DOWNLOAD: “The Story of the 2008 Vancouver Island Learning Lunch Seminar Series” – following release of Living Water Smart, this grass-roots capacity-building program was undertaken in response to the Province’s call to action create greener communities and prepare for climate changeComments Off on DOWNLOAD: “The Story of the 2008 Vancouver Island Learning Lunch Seminar Series” – following release of Living Water Smart, this grass-roots capacity-building program was undertaken in response to the Province’s call to action create greener communities and prepare for climate change
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Desired Outcome: All Land and Water Managers will Know What Makes a Stream Healthy
Released in June 2008, “Living Water Smart, British Columbia’s Water Plan” was the Province’s call to action create greener communities and prepare for climate change. To this day, Living Water Smart transcends governments. The ripple effects resulting from transformational initiatives inspired by Living Water Smart are reverberating through time.
Look back to look forward. What have we learned? How do we pass that understanding (of what we have learned over the past 10 years) onto successive generations of land use, infrastructure and asset management professionals who do their work in the local government setting? How can we help them make informed choices that benefit from past experience?
A decade later, these are just some of the questions that guide the work of the Partnership for Water Sustainability in British Columbia.
Living Water Smart, British Columbia’s Water Plan
“While legislative reform is a foundation piece, collaboration takes place outside the legislative framework,” Lynn Kriwoken stated in 2008. An Executive Director in the Ministry of Environment and Climate Change, she personifies continuity, commitment and leadership in bringing the Living Water Smart vision to fruition.
“This is why we constantly emphasize that Living Water Smart is about motivating and inspiring everyone to embrace shared responsibility. Influencing behaviour and attitudes is at the heart of moving from awareness to action,” added Kriwoken.
The New Business As Usual
Looking back, launch of the Living Water Smart outreach program commenced with a precedent-setting approach to capacity-building in the local government sector.
Known as the 2008 Vancouver Island Learning Lunch Seminar Series, and delivered through the CAVI-Convening for Action on Vancouver Island initiative, this capacity-building program was a “grass-roots” demonstration application of how to build inter-departmental and inter-governmental alignment.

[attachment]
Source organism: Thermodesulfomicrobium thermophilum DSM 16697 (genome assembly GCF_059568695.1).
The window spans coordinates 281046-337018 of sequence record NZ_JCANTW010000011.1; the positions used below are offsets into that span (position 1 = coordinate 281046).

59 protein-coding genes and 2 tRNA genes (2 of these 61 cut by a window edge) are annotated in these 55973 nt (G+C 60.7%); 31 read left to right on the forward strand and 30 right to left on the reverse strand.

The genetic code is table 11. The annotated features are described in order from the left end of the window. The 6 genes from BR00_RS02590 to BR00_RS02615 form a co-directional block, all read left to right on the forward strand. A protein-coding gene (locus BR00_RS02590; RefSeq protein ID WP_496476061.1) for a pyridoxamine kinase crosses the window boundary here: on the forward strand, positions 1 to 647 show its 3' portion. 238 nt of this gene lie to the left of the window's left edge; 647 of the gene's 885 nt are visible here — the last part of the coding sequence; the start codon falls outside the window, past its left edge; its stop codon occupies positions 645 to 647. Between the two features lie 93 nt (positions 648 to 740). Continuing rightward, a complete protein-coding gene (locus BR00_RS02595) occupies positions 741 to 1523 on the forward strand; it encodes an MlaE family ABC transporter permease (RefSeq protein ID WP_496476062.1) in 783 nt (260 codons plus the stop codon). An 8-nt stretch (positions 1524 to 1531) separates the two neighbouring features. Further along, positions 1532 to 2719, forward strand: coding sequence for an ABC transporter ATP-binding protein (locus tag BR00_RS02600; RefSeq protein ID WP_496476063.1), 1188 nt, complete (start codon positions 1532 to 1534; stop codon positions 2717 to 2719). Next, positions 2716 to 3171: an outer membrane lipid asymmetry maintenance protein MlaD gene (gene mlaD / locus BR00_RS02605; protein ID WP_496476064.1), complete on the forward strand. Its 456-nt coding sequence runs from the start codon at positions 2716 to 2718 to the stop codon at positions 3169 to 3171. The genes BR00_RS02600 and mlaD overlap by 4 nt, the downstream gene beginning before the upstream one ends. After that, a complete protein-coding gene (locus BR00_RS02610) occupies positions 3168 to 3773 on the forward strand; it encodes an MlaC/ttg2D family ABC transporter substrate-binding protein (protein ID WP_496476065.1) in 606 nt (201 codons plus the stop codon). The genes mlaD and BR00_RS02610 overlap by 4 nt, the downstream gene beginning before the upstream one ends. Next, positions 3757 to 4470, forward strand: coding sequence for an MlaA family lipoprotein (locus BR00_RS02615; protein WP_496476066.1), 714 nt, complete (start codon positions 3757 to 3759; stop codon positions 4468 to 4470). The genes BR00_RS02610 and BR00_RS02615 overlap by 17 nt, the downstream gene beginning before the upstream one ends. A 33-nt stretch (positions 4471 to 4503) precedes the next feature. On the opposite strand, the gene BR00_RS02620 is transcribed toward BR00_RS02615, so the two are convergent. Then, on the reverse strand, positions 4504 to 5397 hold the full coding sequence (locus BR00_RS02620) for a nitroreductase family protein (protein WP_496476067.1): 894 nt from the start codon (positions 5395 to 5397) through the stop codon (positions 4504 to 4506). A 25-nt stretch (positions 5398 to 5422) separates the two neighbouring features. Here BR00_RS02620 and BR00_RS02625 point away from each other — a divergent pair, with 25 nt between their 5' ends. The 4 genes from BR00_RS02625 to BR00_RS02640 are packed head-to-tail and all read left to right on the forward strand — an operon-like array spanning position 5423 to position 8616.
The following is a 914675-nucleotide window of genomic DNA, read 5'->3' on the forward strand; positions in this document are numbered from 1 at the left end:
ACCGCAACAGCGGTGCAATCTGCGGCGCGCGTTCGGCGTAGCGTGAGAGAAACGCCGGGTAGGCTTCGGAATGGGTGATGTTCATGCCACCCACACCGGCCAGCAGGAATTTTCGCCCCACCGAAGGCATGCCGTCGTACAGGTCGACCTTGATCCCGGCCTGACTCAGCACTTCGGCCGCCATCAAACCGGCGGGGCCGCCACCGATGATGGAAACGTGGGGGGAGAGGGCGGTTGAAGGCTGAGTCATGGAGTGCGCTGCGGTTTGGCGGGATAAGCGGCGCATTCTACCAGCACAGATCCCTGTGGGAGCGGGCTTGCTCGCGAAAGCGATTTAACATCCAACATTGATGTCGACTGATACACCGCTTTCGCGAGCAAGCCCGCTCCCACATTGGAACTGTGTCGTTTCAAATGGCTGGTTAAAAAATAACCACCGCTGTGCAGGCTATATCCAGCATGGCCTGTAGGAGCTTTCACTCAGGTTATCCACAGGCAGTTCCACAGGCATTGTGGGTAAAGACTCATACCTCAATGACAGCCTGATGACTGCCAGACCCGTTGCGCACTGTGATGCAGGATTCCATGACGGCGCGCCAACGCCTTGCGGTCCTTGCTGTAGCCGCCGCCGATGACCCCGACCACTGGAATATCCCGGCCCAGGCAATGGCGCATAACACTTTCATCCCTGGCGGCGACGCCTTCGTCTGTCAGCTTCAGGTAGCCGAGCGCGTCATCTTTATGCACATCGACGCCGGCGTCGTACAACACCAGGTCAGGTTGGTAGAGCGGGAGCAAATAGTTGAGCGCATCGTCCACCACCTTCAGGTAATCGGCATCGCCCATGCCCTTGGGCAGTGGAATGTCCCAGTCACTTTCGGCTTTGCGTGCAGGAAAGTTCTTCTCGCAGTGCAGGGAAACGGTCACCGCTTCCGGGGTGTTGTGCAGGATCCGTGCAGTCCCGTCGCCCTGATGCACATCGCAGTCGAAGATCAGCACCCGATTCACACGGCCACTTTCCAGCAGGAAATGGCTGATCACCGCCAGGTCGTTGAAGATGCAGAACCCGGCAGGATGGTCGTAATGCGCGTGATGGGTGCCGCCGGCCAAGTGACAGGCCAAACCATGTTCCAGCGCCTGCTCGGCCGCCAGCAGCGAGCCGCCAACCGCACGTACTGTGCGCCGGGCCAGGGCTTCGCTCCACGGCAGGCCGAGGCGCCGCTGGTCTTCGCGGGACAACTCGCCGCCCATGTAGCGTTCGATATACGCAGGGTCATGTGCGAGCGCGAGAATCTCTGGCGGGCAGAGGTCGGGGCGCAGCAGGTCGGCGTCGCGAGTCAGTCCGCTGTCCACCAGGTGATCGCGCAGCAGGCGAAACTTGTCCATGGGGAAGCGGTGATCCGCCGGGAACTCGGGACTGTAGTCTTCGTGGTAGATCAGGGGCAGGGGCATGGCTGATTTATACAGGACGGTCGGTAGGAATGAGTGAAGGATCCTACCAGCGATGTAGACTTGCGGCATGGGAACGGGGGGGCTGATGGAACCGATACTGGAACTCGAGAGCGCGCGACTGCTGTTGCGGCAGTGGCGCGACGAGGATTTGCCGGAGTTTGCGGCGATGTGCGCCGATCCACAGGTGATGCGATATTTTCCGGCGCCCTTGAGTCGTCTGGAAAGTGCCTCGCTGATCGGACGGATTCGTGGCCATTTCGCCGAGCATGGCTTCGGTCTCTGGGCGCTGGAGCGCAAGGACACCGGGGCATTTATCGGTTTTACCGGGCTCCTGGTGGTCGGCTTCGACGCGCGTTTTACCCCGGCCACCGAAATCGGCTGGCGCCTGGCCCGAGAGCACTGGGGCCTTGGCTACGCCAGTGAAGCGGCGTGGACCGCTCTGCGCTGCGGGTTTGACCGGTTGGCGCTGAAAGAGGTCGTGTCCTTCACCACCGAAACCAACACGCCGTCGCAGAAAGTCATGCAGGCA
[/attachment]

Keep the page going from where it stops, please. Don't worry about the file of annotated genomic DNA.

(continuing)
“We are using the slogan The New Business As Usual to convey the message that, for change to really occur, practices that until now have been viewed as the exception must become the norm moving forward. We have to build regulatory models and develop models of practice and expertise to support The New Business As Usual,” stated Dale Wall, former Deputy Minister in the Ministry of Community Development when he announced the Vancouver Island Learning Lunch Seminar Series at the Gaining Ground Summit.
Both the Cowichan Valley Regional District and City of Courtenay stepped up to the plate and volunteered to host a regional seminar series.
“Each session in the Cowichan Valley Learning Lunch Seminar Series started at 11:00am and ended at 2:30pm,” stated Peter Nilsen, former Deputy Engineer with the District of North Cowichan. “This was the right length of time to maintain the interest and energy level of participants. Three and a half hours sounds like a lot of time, but it goes quickly; and we were just scratching the surface in terms of the material that we presented.” Inter-departmental participation by all member local governments effectively meant closing front counters on three Fridays for most of the day so that planning, engineering, operations and building inspection staff could attend the Learning Lunch seminars.
“Throughout the series, our theme and our challenge was to ask participants what will they do better or differently to achieve a shared vision for the Cowichan Valley,” stated David Hewetson, Building Inspector with the City of Duncan. “This is why it was so important to get everyone thinking in terms of the What – So What – Now What mind-map.”
The Comox Valley series benefited from the insights that were gained from the successful Busy Place Creek walkabout, which was the finale for the Cowichan Valley series.
“Walkabouts facilitate conversations and on-the-ground learning. This approach proved especially successful when we hosted the Showcasing Innovation series,” stated Kevin Lagan, former Director of Operational Services with the City of Courtenay. “We decided to feature the east Courtenay area in Seminar #1 because this part of the city has evolved from fields and forest over the past two decades, and so has our approach to rainwater / stormwater management. “Placing the spotlight on the east Courtenay area helped seminar participants understand why drainage practices comprise a continuum of paradigms.
A decade later we celebrate Cowichan Valey and Comox Valley leadership as early adopters; and we reflect on what their efforts set in motion, and what comes next in the capacity-building process.
To Learn More:
Read LOOK BACK TO LOOK FORWARD: Experience and relationships flowing from the precedent-setting 2008 Vancouver Island Learning Lunch Seminar Series ultimately led to the Georgia Basin Inter-Regional Education Initiative (IREI), recalls John Finnie, CAVI Chair during the period 2006 through 2011
Visit the homepage for the 2008 Cowichan Valley Learning Lunch Seminar Series.
Visit the homepage for the 2008 Comox Valley Learning Lunch Seminar Series.
Visit the homepage for the 2008 Cowichan Valley Water Balance Forum.